Strong equivalence is a stronger condition for model validation than is weak equivalence. If two systems are strongly equivalent then 1) they compute the same function (i.e., they are weakly equivalent), 2) they use the same program to compute this function, and 3) this program is written in the same programming language (i.e., the two systems have the same functional architecture.)
As far as "algorithmic" approaches to cognitive science are concerned (e.g., experimental psychology, psycholinguistics), the aim of the discipline is to generate strongly equivalent theories of people. This requires collecting evidence to support the claim that a simulation uses the same procedures to solve a problem as do human subjects, as well as evidence to support the claim that a proposed architecture is primitive. It is not surprising, then, that the search for strongly equivalent theories is a formidable (but necessary) challenge for cognitive scientists.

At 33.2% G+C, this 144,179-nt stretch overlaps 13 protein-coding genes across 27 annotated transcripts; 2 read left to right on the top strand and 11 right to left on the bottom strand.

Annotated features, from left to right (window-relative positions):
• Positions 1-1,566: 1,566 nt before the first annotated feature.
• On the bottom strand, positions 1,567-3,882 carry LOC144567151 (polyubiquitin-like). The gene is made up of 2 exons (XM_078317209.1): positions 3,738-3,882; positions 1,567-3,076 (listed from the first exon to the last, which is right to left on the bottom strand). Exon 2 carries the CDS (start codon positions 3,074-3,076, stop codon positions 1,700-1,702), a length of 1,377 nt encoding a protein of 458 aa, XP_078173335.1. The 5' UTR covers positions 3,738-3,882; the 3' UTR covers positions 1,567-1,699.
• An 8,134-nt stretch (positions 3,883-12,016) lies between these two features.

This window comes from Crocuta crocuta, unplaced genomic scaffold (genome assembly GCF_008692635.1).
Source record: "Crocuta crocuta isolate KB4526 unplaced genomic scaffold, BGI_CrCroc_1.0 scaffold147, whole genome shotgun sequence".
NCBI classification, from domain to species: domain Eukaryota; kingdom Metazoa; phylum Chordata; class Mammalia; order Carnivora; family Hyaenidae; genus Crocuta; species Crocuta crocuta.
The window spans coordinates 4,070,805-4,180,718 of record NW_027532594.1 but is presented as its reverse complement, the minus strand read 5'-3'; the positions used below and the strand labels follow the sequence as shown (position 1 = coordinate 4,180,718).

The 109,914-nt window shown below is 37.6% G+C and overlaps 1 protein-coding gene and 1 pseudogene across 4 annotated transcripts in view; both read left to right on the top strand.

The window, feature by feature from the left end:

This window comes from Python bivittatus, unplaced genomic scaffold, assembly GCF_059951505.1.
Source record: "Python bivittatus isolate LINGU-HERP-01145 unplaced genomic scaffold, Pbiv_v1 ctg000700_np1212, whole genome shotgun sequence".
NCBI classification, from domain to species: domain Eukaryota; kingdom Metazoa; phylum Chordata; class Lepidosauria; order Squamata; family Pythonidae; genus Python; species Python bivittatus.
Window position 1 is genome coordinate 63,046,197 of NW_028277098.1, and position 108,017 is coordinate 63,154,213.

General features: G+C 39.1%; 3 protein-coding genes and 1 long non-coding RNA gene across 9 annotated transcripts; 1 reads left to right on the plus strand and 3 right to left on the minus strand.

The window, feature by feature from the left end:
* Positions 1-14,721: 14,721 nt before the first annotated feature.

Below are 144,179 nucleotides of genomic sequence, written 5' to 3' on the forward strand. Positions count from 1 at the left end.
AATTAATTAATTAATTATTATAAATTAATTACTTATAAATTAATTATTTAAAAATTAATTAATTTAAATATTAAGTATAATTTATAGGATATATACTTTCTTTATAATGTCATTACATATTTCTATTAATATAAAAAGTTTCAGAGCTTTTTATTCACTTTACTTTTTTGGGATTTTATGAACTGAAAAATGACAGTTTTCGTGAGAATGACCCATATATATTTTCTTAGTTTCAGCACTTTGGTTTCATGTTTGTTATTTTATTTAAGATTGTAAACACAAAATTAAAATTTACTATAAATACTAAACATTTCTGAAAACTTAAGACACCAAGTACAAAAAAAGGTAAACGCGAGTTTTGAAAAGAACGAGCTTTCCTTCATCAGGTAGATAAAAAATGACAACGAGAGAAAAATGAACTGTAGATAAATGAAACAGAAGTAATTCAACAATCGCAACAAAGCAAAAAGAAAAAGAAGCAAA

Pylyshyn, Z.W. (1984). Computation and cognition. Cambridge, MA: MIT Press.
Functional Architecture | Weak Equivalence
Contributed by M.R.W. Dawson, November 10, 1995
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